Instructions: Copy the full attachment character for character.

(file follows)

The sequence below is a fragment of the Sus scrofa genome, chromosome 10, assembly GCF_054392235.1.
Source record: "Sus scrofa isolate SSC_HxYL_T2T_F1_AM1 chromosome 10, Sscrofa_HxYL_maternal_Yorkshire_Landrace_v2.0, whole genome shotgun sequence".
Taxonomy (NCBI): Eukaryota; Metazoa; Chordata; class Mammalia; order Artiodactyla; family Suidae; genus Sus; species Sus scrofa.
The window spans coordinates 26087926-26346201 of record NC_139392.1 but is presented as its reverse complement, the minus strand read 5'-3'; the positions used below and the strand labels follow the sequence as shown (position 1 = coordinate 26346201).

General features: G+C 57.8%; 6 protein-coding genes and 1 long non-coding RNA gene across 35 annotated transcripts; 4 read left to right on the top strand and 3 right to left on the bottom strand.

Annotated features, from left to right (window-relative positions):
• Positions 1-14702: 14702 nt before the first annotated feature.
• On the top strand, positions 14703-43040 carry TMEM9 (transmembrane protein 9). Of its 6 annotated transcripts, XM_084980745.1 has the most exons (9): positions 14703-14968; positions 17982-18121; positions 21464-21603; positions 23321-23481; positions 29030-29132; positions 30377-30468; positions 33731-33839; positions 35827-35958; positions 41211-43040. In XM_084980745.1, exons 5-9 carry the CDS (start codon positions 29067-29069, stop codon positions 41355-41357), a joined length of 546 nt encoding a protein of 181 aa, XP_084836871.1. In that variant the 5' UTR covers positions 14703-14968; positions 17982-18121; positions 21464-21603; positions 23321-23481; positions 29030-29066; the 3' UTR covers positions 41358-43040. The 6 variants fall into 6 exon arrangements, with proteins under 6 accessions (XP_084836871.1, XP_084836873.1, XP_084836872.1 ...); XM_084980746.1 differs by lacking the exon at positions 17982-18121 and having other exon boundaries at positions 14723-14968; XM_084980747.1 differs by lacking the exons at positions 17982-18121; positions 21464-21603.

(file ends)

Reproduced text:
The sequence below is a fragment of the Sus scrofa genome, chromosome 10, assembly GCF_054392235.1.
Source record: "Sus scrofa isolate SSC_HxYL_T2T_F1_AM1 chromosome 10, Sscrofa_HxYL_maternal_Yorkshire_Landrace_v2.0, whole genome shotgun sequence".
Taxonomy (NCBI): Eukaryota; Metazoa; Chordata; class Mammalia; order Artiodactyla; family Suidae; genus Sus; species Sus scrofa.
The window spans coordinates 26087926-26346201 of record NC_139392.1 but is presented as its reverse complement, the minus strand read 5'-3'; the positions used below and the strand labels follow the sequence as shown (position 1 = coordinate 26346201).

General features: G+C 57.8%; 6 protein-coding genes and 1 long non-coding RNA gene across 35 annotated transcripts; 4 read left to right on the top strand and 3 right to left on the bottom strand.

Annotated features, from left to right (window-relative positions):
• Positions 1-14702: 14702 nt before the first annotated feature.
• On the top strand, positions 14703-43040 carry TMEM9 (transmembrane protein 9). Of its 6 annotated transcripts, XM_084980745.1 has the most exons (9): positions 14703-14968; positions 17982-18121; positions 21464-21603; positions 23321-23481; positions 29030-29132; positions 30377-30468; positions 33731-33839; positions 35827-35958; positions 41211-43040. In XM_084980745.1, exons 5-9 carry the CDS (start codon positions 29067-29069, stop codon positions 41355-41357), a joined length of 546 nt encoding a protein of 181 aa, XP_084836871.1. In that variant the 5' UTR covers positions 14703-14968; positions 17982-18121; positions 21464-21603; positions 23321-23481; positions 29030-29066; the 3' UTR covers positions 41358-43040. The 6 variants fall into 6 exon arrangements, with proteins under 6 accessions (XP_084836871.1, XP_084836873.1, XP_084836872.1 ...); XM_084980746.1 differs by lacking the exon at positions 17982-18121 and having other exon boundaries at positions 14723-14968; XM_084980747.1 differs by lacking the exons at positions 17982-18121; positions 21464-21603.